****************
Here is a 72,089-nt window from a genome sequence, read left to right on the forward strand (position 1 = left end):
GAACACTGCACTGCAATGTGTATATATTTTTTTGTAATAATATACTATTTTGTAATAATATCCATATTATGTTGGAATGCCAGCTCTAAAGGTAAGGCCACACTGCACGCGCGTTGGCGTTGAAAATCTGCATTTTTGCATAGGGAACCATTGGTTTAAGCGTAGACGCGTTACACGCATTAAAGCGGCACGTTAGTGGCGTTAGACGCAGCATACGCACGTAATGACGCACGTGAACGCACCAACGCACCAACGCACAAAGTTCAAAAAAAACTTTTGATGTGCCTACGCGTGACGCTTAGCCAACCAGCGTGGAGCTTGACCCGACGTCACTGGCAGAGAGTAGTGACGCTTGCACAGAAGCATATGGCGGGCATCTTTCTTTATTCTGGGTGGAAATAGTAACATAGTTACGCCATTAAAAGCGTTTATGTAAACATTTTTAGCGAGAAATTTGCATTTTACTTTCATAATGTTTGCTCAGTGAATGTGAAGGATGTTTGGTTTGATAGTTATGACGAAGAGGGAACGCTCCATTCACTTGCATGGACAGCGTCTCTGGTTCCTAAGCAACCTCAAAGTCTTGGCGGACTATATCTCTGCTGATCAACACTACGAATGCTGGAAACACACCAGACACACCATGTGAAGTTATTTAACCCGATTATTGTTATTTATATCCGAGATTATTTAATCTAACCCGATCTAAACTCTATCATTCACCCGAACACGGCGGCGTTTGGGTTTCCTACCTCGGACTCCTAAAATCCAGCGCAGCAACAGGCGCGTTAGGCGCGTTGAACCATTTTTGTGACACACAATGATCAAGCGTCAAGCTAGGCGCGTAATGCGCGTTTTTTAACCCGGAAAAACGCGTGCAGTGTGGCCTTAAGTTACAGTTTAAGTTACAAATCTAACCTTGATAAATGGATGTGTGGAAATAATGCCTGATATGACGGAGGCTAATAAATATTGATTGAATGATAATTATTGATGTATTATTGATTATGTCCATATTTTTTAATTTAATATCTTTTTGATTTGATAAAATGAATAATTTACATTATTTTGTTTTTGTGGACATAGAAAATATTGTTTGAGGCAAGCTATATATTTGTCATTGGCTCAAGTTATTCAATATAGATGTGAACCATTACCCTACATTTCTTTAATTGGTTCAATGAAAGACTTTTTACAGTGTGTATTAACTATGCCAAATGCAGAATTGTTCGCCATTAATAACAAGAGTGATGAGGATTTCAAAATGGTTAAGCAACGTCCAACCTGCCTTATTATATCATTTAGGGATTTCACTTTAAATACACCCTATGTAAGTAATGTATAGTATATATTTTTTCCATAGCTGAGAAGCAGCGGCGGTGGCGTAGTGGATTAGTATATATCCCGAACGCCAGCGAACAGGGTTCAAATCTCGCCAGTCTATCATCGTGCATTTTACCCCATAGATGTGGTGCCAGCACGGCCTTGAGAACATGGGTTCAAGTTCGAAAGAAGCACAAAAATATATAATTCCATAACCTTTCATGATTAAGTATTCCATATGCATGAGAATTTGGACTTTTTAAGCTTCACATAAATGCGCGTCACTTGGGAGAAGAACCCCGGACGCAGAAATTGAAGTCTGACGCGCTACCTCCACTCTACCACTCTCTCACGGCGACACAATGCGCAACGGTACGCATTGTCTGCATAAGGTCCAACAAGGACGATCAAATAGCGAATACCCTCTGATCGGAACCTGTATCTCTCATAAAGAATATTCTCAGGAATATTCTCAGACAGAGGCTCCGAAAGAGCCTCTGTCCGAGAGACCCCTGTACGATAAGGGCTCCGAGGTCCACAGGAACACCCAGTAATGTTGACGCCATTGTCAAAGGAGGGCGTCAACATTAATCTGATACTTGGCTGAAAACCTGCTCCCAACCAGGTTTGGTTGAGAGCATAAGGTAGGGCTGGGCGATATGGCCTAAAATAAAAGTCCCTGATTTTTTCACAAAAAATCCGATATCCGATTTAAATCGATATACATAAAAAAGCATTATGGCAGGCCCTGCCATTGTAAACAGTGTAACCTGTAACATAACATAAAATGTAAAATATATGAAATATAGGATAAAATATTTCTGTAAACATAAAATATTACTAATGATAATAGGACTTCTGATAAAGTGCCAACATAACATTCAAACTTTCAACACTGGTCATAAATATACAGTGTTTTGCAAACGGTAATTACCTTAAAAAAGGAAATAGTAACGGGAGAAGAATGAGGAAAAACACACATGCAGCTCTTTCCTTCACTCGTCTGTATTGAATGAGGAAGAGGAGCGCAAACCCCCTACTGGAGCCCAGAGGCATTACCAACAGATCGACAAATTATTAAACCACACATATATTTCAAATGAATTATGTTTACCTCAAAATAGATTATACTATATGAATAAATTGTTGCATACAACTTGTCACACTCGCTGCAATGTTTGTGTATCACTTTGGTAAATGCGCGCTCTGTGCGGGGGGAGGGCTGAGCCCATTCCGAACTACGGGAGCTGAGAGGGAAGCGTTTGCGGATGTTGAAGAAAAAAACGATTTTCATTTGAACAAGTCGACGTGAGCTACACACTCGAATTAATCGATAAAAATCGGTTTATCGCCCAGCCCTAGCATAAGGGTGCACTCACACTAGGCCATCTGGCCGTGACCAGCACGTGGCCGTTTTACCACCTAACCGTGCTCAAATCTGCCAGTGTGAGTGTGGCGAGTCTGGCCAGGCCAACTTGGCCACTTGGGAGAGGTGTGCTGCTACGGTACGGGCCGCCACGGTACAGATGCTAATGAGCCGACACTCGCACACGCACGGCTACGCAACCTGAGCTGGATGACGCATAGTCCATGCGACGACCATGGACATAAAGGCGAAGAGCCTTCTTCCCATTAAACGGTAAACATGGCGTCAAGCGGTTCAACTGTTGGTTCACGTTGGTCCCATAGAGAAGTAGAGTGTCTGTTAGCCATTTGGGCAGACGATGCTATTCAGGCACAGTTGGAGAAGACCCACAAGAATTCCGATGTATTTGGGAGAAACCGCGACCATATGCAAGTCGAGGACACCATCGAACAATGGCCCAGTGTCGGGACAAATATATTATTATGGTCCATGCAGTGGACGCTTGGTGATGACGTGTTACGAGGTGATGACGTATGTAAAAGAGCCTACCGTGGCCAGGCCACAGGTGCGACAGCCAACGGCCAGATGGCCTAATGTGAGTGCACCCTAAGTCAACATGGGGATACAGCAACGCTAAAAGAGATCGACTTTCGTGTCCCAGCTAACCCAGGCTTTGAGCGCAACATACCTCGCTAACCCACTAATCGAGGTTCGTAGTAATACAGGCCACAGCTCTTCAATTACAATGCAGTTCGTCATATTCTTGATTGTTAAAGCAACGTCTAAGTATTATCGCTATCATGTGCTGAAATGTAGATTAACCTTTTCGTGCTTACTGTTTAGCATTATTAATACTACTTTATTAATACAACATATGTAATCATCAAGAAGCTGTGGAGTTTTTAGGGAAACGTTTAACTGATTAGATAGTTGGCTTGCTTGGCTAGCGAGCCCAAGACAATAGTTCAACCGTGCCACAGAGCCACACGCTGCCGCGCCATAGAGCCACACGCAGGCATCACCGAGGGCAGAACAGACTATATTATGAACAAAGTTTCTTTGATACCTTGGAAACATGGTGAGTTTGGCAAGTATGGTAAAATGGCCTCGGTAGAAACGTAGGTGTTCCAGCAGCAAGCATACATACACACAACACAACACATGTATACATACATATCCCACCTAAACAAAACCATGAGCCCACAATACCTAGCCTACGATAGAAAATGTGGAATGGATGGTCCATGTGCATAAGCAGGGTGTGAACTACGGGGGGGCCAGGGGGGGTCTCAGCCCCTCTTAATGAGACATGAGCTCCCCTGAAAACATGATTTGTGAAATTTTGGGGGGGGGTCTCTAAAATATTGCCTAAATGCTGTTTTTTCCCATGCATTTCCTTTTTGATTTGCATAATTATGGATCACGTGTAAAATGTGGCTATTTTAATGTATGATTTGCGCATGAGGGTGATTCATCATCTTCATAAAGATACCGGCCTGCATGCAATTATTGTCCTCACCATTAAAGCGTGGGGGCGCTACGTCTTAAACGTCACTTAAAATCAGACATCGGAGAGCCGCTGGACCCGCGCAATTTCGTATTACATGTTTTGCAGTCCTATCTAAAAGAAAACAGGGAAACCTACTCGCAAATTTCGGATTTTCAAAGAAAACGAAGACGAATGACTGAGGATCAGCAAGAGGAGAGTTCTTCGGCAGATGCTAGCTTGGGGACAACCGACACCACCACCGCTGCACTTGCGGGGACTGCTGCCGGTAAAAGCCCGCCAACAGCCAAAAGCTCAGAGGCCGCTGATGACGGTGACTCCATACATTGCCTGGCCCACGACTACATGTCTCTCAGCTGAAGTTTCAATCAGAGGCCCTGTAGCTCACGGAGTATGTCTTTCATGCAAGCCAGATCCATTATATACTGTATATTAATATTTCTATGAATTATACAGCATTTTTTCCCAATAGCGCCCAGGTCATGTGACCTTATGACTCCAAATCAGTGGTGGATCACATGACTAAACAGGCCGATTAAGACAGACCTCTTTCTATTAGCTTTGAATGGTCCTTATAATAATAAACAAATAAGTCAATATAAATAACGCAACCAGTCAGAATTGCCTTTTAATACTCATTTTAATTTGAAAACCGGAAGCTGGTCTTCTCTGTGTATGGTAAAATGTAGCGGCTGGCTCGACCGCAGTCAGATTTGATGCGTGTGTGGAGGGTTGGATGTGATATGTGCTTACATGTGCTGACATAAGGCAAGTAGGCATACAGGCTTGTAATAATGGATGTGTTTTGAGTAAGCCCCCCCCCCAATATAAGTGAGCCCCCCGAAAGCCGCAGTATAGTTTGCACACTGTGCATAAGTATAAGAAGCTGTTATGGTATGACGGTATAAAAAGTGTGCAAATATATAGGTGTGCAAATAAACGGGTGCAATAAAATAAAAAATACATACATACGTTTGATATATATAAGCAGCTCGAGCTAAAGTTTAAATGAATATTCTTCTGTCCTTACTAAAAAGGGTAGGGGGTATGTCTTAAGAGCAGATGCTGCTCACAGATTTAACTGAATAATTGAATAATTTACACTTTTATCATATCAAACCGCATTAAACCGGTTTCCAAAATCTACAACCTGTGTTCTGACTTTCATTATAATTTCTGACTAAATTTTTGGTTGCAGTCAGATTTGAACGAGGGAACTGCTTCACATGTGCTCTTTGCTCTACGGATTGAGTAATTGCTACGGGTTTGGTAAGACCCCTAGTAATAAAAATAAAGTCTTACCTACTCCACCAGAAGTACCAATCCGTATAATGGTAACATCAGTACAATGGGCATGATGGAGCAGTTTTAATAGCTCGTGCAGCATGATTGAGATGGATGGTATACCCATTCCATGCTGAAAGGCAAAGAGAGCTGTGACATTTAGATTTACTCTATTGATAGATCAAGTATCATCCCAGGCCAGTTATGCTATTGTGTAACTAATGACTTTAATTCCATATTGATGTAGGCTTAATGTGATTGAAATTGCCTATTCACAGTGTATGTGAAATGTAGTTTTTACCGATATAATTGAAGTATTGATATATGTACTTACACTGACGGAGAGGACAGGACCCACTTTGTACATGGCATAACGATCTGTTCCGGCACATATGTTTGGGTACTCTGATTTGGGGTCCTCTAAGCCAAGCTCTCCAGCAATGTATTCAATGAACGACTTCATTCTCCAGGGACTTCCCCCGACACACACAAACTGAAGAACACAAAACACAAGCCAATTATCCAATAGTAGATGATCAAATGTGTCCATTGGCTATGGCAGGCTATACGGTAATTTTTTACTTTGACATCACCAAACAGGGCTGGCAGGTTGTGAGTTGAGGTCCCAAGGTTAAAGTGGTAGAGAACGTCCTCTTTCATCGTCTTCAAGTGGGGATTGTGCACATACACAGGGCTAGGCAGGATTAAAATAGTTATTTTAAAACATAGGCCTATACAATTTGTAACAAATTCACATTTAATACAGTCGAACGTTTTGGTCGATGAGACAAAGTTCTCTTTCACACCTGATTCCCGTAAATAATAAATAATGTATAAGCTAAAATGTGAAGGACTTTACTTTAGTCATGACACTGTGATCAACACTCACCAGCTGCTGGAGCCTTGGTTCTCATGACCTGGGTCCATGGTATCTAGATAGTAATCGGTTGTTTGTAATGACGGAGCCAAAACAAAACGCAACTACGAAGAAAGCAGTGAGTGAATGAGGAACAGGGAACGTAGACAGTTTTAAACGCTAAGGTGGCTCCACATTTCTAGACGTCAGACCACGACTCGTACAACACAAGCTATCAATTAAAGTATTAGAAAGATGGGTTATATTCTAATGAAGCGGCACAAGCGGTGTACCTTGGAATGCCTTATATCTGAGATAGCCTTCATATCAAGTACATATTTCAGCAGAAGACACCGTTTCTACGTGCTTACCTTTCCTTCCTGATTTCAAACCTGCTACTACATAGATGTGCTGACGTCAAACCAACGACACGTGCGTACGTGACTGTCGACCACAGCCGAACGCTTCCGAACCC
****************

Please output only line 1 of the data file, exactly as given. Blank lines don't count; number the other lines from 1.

Here is a 72,089-nt window from a genome sequence, read left to right on the forward strand (position 1 = left end):